I'm holding out for a David Duchovny Cabbage patch doll. I think it should come with a pack of Camels and a mocha latte.
By Bree Davies
By Emerald O'Brien
By Gina Tron
By Jon Solomon
By Drew Ailes
By Courtney Harrell
By Kyra Scrimgeour
Their birthplace was discovered in 1978, when a ten-year-old boy name Xavier Roberts followed a BunnyBee behind a waterfall into a magical valley. There he found them being born and promptly rescued them from the clutches of an evil hag with a jackrabbit henchman who wished to enslave them in a gold mine. If you suffer from a certain type of obsessive-compulsive disorder, you will recognize this barely coherent story as the legend of the Cabbage Patch Kids, and it's just one of the myriad aspects of those long-running dolls that make them the creepiest of children's toys.
I've always felt a vague sense of personal unease around Cabbage Patch dolls; something about their bloated, deformed-looking vinyl heads and gaping stare just makes me feel touched inappropriately inside. So it's been of some comfort to me that their popularity has waned considerably since those early years when hordes of psychotic parents physically fought each other to secure a doll for what I imagine to be their similarly hideous-looking children in time for Christmas 1983. Their last year in the limelight of massive popularity was the 1996 debut of Cabbage Patch Kids Snacktime Kids, which "ate" plastic snacks by way of a pair of one-way, touch-activated metal rollers and were later recalled after a number of children got their hair and fingers caught in the mechanism. Meaning, really, that the last popular Cabbage Patch doll was one that literally ate children. Which is absolutely terrifying.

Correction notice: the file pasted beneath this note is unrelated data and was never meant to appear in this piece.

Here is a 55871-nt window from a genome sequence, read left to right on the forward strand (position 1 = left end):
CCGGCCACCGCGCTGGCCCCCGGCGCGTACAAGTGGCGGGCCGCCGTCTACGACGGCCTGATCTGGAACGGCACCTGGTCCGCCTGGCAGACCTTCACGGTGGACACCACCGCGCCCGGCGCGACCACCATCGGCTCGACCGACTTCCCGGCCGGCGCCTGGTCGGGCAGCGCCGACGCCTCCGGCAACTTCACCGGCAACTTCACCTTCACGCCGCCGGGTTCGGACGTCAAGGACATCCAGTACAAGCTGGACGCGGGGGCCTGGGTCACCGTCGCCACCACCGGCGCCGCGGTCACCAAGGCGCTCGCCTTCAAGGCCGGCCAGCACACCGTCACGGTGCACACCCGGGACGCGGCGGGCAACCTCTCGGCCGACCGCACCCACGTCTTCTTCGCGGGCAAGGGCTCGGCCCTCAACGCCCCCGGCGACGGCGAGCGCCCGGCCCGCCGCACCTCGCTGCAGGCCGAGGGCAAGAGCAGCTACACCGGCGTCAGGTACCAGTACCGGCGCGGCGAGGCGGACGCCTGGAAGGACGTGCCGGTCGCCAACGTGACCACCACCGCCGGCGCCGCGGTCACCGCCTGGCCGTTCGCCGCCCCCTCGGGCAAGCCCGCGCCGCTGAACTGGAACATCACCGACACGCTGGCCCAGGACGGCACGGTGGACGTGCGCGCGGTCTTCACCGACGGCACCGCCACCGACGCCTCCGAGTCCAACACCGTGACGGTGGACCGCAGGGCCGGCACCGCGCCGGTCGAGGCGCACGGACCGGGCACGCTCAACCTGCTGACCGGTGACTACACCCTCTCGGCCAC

But even that is hardly half as terrifying as the idea of a Cabbage Patch doll modeled after the likeness of Steven Tyler. In a way, the unholy union between Steven Tyler and the Cabbage Patch Kids sort of makes sense; like his counterparts in the doll world, Steven Tyler is at least in the running for creepiest member of the celebrity world, and watching him perform also makes me feel touched inappropriately. But just because the creepiest person can be made into the creepiest doll doesn't mean he should.
And, sweet Jesus, is that doll ever creepy. The good news, if there is any, is that at least the market won't be flooded with them: The Steven Tyler offering is a one-of-a-kind, special-edition doll being auctioned by the JAKKS Pacific Corporation, Cabbage Patch's parent company, to benefit the Children's Action Network, a charity that works with celebrities to raise awareness of children's issues. Interestingly, as part of the same deal, JAKKS is also offering likenesses of Al Roker, Katherine Heigl, Raven Symone and Kristen Chenoweth — a truly random assortment of celebrities that kind of makes you wonder why Steven Tyler was included on the list at all. My theory: The doll comes with the actual malevolent soul of Steven Tyler, like in Child's Play. I may or may not be correct about that, but given that we're talking about a Cabbage Patch Doll that sports a skull necklace and what appears to be chest hair, the Children's Action Network's mascot might as well be Chucky.
And it never hurts to be on the safe side: If you're the lucky winner of this monstrosity, I recommend you cut it and see if it bleeds.